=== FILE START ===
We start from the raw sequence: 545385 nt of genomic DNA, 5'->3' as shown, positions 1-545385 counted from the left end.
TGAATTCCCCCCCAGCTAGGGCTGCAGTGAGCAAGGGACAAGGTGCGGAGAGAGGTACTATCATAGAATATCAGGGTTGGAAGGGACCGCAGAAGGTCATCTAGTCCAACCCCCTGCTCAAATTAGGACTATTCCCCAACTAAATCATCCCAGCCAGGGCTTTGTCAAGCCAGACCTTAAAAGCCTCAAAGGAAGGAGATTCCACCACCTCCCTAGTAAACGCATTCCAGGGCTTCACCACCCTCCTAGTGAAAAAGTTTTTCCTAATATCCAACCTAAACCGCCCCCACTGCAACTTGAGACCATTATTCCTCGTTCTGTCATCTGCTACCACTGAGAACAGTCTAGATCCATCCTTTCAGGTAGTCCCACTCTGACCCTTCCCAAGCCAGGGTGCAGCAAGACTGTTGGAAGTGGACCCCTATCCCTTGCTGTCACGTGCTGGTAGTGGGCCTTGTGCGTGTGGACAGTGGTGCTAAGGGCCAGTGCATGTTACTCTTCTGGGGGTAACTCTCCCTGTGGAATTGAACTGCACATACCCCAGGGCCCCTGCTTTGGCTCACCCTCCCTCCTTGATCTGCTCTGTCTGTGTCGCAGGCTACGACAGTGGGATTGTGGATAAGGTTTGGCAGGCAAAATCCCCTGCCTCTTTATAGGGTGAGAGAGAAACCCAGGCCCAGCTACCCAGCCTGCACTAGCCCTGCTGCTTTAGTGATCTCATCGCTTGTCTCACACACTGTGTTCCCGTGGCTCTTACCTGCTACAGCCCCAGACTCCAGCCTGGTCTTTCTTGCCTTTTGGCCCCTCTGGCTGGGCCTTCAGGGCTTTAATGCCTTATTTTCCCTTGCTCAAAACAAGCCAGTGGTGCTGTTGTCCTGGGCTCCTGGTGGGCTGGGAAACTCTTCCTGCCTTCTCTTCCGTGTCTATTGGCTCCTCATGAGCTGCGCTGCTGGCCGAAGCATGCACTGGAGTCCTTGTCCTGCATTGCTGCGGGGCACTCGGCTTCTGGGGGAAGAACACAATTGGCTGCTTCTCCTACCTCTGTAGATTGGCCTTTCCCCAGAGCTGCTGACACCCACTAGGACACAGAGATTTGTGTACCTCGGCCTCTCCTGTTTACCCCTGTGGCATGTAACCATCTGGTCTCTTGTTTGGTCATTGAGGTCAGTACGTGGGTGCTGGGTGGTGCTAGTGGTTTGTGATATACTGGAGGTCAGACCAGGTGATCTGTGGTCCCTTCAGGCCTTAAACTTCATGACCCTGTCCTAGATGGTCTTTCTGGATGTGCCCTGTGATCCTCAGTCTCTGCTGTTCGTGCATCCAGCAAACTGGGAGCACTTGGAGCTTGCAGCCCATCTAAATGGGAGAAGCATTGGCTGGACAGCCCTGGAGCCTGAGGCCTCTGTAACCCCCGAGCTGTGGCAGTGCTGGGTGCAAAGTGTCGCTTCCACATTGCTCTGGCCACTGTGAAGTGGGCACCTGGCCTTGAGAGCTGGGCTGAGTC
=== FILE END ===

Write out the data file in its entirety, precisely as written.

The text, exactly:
We start from the raw sequence: 545385 nt of genomic DNA, 5'->3' as shown, positions 1-545385 counted from the left end.
TGAATTCCCCCCCAGCTAGGGCTGCAGTGAGCAAGGGACAAGGTGCGGAGAGAGGTACTATCATAGAATATCAGGGTTGGAAGGGACCGCAGAAGGTCATCTAGTCCAACCCCCTGCTCAAATTAGGACTATTCCCCAACTAAATCATCCCAGCCAGGGCTTTGTCAAGCCAGACCTTAAAAGCCTCAAAGGAAGGAGATTCCACCACCTCCCTAGTAAACGCATTCCAGGGCTTCACCACCCTCCTAGTGAAAAAGTTTTTCCTAATATCCAACCTAAACCGCCCCCACTGCAACTTGAGACCATTATTCCTCGTTCTGTCATCTGCTACCACTGAGAACAGTCTAGATCCATCCTTTCAGGTAGTCCCACTCTGACCCTTCCCAAGCCAGGGTGCAGCAAGACTGTTGGAAGTGGACCCCTATCCCTTGCTGTCACGTGCTGGTAGTGGGCCTTGTGCGTGTGGACAGTGGTGCTAAGGGCCAGTGCATGTTACTCTTCTGGGGGTAACTCTCCCTGTGGAATTGAACTGCACATACCCCAGGGCCCCTGCTTTGGCTCACCCTCCCTCCTTGATCTGCTCTGTCTGTGTCGCAGGCTACGACAGTGGGATTGTGGATAAGGTTTGGCAGGCAAAATCCCCTGCCTCTTTATAGGGTGAGAGAGAAACCCAGGCCCAGCTACCCAGCCTGCACTAGCCCTGCTGCTTTAGTGATCTCATCGCTTGTCTCACACACTGTGTTCCCGTGGCTCTTACCTGCTACAGCCCCAGACTCCAGCCTGGTCTTTCTTGCCTTTTGGCCCCTCTGGCTGGGCCTTCAGGGCTTTAATGCCTTATTTTCCCTTGCTCAAAACAAGCCAGTGGTGCTGTTGTCCTGGGCTCCTGGTGGGCTGGGAAACTCTTCCTGCCTTCTCTTCCGTGTCTATTGGCTCCTCATGAGCTGCGCTGCTGGCCGAAGCATGCACTGGAGTCCTTGTCCTGCATTGCTGCGGGGCACTCGGCTTCTGGGGGAAGAACACAATTGGCTGCTTCTCCTACCTCTGTAGATTGGCCTTTCCCCAGAGCTGCTGACACCCACTAGGACACAGAGATTTGTGTACCTCGGCCTCTCCTGTTTACCCCTGTGGCATGTAACCATCTGGTCTCTTGTTTGGTCATTGAGGTCAGTACGTGGGTGCTGGGTGGTGCTAGTGGTTTGTGATATACTGGAGGTCAGACCAGGTGATCTGTGGTCCCTTCAGGCCTTAAACTTCATGACCCTGTCCTAGATGGTCTTTCTGGATGTGCCCTGTGATCCTCAGTCTCTGCTGTTCGTGCATCCAGCAAACTGGGAGCACTTGGAGCTTGCAGCCCATCTAAATGGGAGAAGCATTGGCTGGACAGCCCTGGAGCCTGAGGCCTCTGTAACCCCCGAGCTGTGGCAGTGCTGGGTGCAAAGTGTCGCTTCCACATTGCTCTGGCCACTGTGAAGTGGGCACCTGGCCTTGAGAGCTGGGCTGAGTC